Sunday, October 3, 2010

My Calorie Manifesto

I frequent a lot of lowcarb, paleo, and fitness websites and blogs and it seems there is a persistent "discussion" regarding whether one needs to count calories when low carbing and/or eating primally. Some folks insist they can eat whatever they want as long as they eat under X grams of carbs. While others insist anything over 1500 calories per day and they stop losing weight and gain.

So I would like to join the discussion by saying yes and no!

Let me explain....

No they don't count:

If you have a lot of weight to lose, have been eating a high sugar, and refined/processed diet - than initially calories aren't nearly as important as reducing the carbs and normalizing your insulin levels. This was me the first year or so - I lost over a 100 lbs. without watching my calories only the carbs.

I will not say that I ate huge calories over the whole time though because as the weight dropped and insulin response improved I ate less calories (how much I don't know and don't care). So this is where the calorie side of the argument says see it's just the calories and that they do count.

It is six, half dozen, one or the other..... the whole argument to me is stupid. For the person losing the weight initially what matters PRACTICALLY is that if they can start by reducing the amount of carbohydrate than they will lose weight.  Why burden them with counting calories on top of everything - with the obesity crisis in full swing we need to start people down the right road as soon as possible with the best chance of them sticking to it.

If we could only get people to reduce carbs and go to whole foods without ever mentioning calories - what a HUGE monstrous impact we would have on the obesity problem.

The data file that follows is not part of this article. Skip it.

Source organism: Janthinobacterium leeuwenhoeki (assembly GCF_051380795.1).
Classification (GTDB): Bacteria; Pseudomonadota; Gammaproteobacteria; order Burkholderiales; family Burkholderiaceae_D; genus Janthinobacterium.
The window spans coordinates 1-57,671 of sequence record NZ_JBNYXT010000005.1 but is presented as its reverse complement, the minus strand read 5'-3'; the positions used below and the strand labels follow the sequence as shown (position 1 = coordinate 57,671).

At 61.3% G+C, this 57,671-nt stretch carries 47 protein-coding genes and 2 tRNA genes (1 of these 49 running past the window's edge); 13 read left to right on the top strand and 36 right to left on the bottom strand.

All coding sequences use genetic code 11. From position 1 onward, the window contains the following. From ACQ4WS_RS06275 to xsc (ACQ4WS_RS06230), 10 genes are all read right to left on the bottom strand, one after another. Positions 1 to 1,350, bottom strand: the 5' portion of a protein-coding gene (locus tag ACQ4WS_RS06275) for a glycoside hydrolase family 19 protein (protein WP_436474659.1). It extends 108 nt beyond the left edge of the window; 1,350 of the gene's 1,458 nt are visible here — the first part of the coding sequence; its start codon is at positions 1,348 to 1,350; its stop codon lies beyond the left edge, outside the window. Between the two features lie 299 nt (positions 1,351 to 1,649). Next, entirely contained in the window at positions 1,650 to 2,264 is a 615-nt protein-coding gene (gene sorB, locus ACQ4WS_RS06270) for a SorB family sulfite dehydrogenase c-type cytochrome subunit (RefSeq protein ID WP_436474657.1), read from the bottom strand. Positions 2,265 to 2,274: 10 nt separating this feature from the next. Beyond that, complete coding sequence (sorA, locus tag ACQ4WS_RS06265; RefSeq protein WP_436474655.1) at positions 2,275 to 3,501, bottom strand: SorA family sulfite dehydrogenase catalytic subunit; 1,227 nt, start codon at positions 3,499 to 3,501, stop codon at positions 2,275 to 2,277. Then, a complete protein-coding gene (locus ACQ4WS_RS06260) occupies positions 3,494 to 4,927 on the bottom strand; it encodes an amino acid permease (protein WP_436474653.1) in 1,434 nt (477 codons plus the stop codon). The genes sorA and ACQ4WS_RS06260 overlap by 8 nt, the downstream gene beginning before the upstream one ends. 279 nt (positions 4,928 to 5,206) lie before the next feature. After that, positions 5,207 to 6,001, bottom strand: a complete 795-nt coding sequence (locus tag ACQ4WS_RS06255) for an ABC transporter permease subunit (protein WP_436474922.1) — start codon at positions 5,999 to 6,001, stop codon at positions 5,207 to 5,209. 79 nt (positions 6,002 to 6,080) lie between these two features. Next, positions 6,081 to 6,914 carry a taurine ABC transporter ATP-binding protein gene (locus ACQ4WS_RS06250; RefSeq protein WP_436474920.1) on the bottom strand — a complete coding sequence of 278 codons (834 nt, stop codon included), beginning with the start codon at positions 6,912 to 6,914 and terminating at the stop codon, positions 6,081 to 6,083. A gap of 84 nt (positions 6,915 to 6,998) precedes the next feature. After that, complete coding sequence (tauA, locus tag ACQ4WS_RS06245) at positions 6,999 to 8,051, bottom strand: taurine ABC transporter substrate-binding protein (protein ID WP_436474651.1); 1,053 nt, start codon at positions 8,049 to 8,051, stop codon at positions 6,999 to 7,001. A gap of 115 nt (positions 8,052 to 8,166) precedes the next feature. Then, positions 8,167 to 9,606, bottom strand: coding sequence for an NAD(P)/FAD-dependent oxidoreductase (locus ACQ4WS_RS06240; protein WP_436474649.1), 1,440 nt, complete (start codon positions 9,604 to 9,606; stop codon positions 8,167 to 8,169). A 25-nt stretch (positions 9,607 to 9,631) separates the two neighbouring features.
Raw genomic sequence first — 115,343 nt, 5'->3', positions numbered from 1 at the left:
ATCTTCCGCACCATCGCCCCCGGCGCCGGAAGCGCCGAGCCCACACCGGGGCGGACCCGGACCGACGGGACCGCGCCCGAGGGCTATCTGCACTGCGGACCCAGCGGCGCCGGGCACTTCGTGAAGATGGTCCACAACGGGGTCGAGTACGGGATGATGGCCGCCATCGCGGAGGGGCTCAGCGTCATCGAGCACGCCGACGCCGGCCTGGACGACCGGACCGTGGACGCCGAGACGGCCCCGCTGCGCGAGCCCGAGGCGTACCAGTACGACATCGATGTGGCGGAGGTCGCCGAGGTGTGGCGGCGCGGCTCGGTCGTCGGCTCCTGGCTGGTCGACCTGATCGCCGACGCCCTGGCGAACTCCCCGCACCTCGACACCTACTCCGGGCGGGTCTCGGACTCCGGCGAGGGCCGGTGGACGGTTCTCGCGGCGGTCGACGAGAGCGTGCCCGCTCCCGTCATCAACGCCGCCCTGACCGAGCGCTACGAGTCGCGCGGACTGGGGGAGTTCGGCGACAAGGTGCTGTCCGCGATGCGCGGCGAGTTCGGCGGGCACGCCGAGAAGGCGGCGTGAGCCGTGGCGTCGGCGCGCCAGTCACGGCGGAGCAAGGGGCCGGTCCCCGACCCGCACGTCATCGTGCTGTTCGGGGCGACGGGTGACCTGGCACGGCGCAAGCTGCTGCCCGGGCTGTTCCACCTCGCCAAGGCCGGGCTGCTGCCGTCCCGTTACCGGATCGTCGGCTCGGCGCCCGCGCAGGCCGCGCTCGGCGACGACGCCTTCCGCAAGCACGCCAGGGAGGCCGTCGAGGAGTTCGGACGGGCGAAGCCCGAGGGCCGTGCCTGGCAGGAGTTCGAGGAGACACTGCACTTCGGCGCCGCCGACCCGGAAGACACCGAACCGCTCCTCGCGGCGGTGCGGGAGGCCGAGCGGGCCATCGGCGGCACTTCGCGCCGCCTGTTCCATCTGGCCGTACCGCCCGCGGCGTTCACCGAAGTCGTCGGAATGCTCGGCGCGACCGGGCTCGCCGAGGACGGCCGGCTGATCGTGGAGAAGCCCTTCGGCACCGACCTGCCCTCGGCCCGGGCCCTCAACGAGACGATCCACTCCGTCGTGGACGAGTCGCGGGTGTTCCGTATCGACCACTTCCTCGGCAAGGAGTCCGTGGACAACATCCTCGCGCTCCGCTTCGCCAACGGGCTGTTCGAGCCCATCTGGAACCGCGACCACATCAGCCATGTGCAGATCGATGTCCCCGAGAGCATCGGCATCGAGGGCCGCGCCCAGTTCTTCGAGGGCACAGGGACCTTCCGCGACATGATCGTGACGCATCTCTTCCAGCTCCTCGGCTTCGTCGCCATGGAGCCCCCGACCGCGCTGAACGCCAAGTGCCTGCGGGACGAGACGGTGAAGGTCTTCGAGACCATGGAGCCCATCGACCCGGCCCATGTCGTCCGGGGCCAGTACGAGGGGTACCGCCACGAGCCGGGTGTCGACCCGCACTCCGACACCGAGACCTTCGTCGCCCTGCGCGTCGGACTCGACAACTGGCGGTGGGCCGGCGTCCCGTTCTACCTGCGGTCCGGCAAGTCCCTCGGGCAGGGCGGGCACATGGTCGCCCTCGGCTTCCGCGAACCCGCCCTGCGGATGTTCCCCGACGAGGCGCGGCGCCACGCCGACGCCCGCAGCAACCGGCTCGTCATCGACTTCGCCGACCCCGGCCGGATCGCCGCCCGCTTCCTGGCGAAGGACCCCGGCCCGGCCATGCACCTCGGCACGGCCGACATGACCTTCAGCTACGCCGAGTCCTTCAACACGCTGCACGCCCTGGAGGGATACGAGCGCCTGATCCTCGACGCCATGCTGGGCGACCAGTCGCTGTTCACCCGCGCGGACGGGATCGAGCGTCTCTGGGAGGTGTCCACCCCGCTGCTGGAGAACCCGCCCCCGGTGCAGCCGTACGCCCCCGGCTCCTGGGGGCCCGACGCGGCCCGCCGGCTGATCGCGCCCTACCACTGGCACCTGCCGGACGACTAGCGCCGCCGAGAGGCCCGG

With that said....

Yes they do count:

When you have lost a large portion of your excess weight and are eating lower in carbohydrate and mostly whole foods - IF you want to continue to lose weight. This is me the last 7 months or so - my losses slowed after the first year and I had to reduce the amount of food I was consuming to maintain the same rate of loss.

After a while when the huge overburden has been lost - the body needs less calories to operate on while you are still used to eating for some number of pounds ago. With the body operating efficiently a small amount of effort put into reducing overall calorie volume is not painful or stressful (with improved insulin sensitivity and less spikes moderate calorie reduction should not trigger massive hunger/binging) and will help remove those last pounds.

With that said....

No they don't:

If you are at a comfortable weight and maintaining a whole food low carbohydrate/primal diet than you should not be needing to monitor or restrict your calories. Your body will naturally handle small swings and without excess carbohydrates it will be harder for you to store fat with stable insulin levels. This makes sense to me - as with some days when I do bust the calories for the weekend - the worst that happens is I don't lose.

With that said....

A Summary:

Do Calories Count?

If your overweight and just starting out - NO - focus on carbs.
If you have lost significant weight and losses have slowed - YES - focus on carbs and calories.
If you are at you ideal weight/goal weight - NO focus on carbs and enjoy life!



  1. I always find discussions about calories interesting. I want to say that calories don't matter, but they seem to, from time to time, for me. But not always. I definitely don't agree with the strict "calories in calories out" theory. When I started lo carbing, I did not count calories and I did not lose weight. Even at very low carb. It was not until I cut calories to 1400 that I started to lose.

    But then, there are times I lose when eating 2000 calories. Go figure!

    Enjoyed the article!


  2. That's an excellent view point - so many out there are convinced it has to be black and white.

    I think there are paths that will and provide huge benefit for the majority of people - but there will always be exceptions. Finding why and what works for them - that's the tough part. With people there are sooo many variables.

    Sometime like me it takes half a lifetime to figure it out.

    Glad you enjoyed! Hopefully I keep learning and open to changing if needed as I progress.